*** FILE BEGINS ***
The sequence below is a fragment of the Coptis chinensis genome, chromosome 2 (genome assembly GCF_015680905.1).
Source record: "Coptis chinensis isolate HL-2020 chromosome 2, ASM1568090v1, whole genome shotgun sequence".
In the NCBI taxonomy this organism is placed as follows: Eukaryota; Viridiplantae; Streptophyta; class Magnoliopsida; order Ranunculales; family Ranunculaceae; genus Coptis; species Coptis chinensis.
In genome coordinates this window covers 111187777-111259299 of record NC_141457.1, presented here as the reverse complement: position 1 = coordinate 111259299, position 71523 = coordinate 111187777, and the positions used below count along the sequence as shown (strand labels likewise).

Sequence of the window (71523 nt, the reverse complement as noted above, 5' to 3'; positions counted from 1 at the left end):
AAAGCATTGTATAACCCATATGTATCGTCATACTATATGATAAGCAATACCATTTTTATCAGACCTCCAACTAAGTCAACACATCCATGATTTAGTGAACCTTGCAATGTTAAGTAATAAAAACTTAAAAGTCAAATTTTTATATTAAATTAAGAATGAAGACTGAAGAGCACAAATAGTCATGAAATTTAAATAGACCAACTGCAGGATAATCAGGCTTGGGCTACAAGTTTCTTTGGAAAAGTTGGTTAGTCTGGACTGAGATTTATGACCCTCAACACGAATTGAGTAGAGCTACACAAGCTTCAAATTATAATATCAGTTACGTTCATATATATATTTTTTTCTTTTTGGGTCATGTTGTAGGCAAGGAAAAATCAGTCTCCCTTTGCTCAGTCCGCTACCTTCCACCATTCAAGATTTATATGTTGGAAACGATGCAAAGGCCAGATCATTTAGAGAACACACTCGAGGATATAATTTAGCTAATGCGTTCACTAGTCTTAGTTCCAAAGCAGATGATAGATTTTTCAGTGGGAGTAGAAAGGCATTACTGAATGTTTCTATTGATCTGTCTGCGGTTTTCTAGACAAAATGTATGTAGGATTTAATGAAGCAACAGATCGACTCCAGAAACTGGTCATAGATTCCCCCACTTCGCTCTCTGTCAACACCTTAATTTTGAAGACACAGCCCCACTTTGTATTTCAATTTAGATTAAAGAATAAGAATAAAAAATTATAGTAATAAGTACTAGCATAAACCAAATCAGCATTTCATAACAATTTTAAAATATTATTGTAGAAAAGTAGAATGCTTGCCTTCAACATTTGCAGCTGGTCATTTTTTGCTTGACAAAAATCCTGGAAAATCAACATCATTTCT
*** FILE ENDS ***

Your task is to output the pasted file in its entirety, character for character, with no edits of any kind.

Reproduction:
The sequence below is a fragment of the Coptis chinensis genome, chromosome 2 (genome assembly GCF_015680905.1).
Source record: "Coptis chinensis isolate HL-2020 chromosome 2, ASM1568090v1, whole genome shotgun sequence".
In the NCBI taxonomy this organism is placed as follows: Eukaryota; Viridiplantae; Streptophyta; class Magnoliopsida; order Ranunculales; family Ranunculaceae; genus Coptis; species Coptis chinensis.
In genome coordinates this window covers 111187777-111259299 of record NC_141457.1, presented here as the reverse complement: position 1 = coordinate 111259299, position 71523 = coordinate 111187777, and the positions used below count along the sequence as shown (strand labels likewise).

Sequence of the window (71523 nt, the reverse complement as noted above, 5' to 3'; positions counted from 1 at the left end):
AAAGCATTGTATAACCCATATGTATCGTCATACTATATGATAAGCAATACCATTTTTATCAGACCTCCAACTAAGTCAACACATCCATGATTTAGTGAACCTTGCAATGTTAAGTAATAAAAACTTAAAAGTCAAATTTTTATATTAAATTAAGAATGAAGACTGAAGAGCACAAATAGTCATGAAATTTAAATAGACCAACTGCAGGATAATCAGGCTTGGGCTACAAGTTTCTTTGGAAAAGTTGGTTAGTCTGGACTGAGATTTATGACCCTCAACACGAATTGAGTAGAGCTACACAAGCTTCAAATTATAATATCAGTTACGTTCATATATATATTTTTTTCTTTTTGGGTCATGTTGTAGGCAAGGAAAAATCAGTCTCCCTTTGCTCAGTCCGCTACCTTCCACCATTCAAGATTTATATGTTGGAAACGATGCAAAGGCCAGATCATTTAGAGAACACACTCGAGGATATAATTTAGCTAATGCGTTCACTAGTCTTAGTTCCAAAGCAGATGATAGATTTTTCAGTGGGAGTAGAAAGGCATTACTGAATGTTTCTATTGATCTGTCTGCGGTTTTCTAGACAAAATGTATGTAGGATTTAATGAAGCAACAGATCGACTCCAGAAACTGGTCATAGATTCCCCCACTTCGCTCTCTGTCAACACCTTAATTTTGAAGACACAGCCCCACTTTGTATTTCAATTTAGATTAAAGAATAAGAATAAAAAATTATAGTAATAAGTACTAGCATAAACCAAATCAGCATTTCATAACAATTTTAAAATATTATTGTAGAAAAGTAGAATGCTTGCCTTCAACATTTGCAGCTGGTCATTTTTTGCTTGACAAAAATCCTGGAAAATCAACATCATTTCT